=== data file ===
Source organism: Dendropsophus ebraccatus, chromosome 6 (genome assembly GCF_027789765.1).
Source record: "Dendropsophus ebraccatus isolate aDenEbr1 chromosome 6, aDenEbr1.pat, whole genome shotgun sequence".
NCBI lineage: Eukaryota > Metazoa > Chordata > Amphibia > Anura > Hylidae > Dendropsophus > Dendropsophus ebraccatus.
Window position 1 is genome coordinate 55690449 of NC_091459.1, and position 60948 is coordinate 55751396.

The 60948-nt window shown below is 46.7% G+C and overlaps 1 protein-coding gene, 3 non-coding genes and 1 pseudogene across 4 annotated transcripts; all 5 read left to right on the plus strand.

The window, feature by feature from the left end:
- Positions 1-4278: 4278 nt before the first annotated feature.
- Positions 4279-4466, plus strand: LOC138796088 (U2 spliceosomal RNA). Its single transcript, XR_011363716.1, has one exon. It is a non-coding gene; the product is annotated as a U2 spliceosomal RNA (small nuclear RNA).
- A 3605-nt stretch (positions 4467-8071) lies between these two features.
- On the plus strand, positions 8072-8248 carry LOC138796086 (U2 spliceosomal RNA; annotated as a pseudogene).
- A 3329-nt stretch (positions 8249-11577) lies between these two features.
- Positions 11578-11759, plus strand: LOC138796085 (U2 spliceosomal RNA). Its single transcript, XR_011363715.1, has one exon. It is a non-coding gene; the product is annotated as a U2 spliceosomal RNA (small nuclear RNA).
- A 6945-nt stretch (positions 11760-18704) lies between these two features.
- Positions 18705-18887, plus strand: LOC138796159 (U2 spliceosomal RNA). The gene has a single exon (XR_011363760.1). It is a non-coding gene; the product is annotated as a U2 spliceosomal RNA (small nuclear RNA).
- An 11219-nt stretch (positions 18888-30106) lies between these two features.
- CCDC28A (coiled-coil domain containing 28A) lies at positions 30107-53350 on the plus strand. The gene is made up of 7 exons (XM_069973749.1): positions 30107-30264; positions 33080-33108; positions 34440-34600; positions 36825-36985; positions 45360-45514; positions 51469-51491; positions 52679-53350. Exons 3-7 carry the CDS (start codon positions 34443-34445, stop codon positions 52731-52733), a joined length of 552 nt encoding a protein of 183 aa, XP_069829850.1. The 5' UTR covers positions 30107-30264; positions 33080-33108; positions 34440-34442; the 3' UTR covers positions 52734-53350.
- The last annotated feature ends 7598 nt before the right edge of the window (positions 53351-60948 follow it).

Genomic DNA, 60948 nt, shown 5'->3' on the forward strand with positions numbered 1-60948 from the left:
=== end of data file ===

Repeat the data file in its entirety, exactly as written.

Source organism: Dendropsophus ebraccatus, chromosome 6 (genome assembly GCF_027789765.1).
Source record: "Dendropsophus ebraccatus isolate aDenEbr1 chromosome 6, aDenEbr1.pat, whole genome shotgun sequence".
NCBI lineage: Eukaryota > Metazoa > Chordata > Amphibia > Anura > Hylidae > Dendropsophus > Dendropsophus ebraccatus.
Window position 1 is genome coordinate 55690449 of NC_091459.1, and position 60948 is coordinate 55751396.

The 60948-nt window shown below is 46.7% G+C and overlaps 1 protein-coding gene, 3 non-coding genes and 1 pseudogene across 4 annotated transcripts; all 5 read left to right on the plus strand.

The window, feature by feature from the left end:
- Positions 1-4278: 4278 nt before the first annotated feature.
- Positions 4279-4466, plus strand: LOC138796088 (U2 spliceosomal RNA). Its single transcript, XR_011363716.1, has one exon. It is a non-coding gene; the product is annotated as a U2 spliceosomal RNA (small nuclear RNA).
- A 3605-nt stretch (positions 4467-8071) lies between these two features.
- On the plus strand, positions 8072-8248 carry LOC138796086 (U2 spliceosomal RNA; annotated as a pseudogene).
- A 3329-nt stretch (positions 8249-11577) lies between these two features.
- Positions 11578-11759, plus strand: LOC138796085 (U2 spliceosomal RNA). Its single transcript, XR_011363715.1, has one exon. It is a non-coding gene; the product is annotated as a U2 spliceosomal RNA (small nuclear RNA).
- A 6945-nt stretch (positions 11760-18704) lies between these two features.
- Positions 18705-18887, plus strand: LOC138796159 (U2 spliceosomal RNA). The gene has a single exon (XR_011363760.1). It is a non-coding gene; the product is annotated as a U2 spliceosomal RNA (small nuclear RNA).
- An 11219-nt stretch (positions 18888-30106) lies between these two features.
- CCDC28A (coiled-coil domain containing 28A) lies at positions 30107-53350 on the plus strand. The gene is made up of 7 exons (XM_069973749.1): positions 30107-30264; positions 33080-33108; positions 34440-34600; positions 36825-36985; positions 45360-45514; positions 51469-51491; positions 52679-53350. Exons 3-7 carry the CDS (start codon positions 34443-34445, stop codon positions 52731-52733), a joined length of 552 nt encoding a protein of 183 aa, XP_069829850.1. The 5' UTR covers positions 30107-30264; positions 33080-33108; positions 34440-34442; the 3' UTR covers positions 52734-53350.
- The last annotated feature ends 7598 nt before the right edge of the window (positions 53351-60948 follow it).

Genomic DNA, 60948 nt, shown 5'->3' on the forward strand with positions numbered 1-60948 from the left: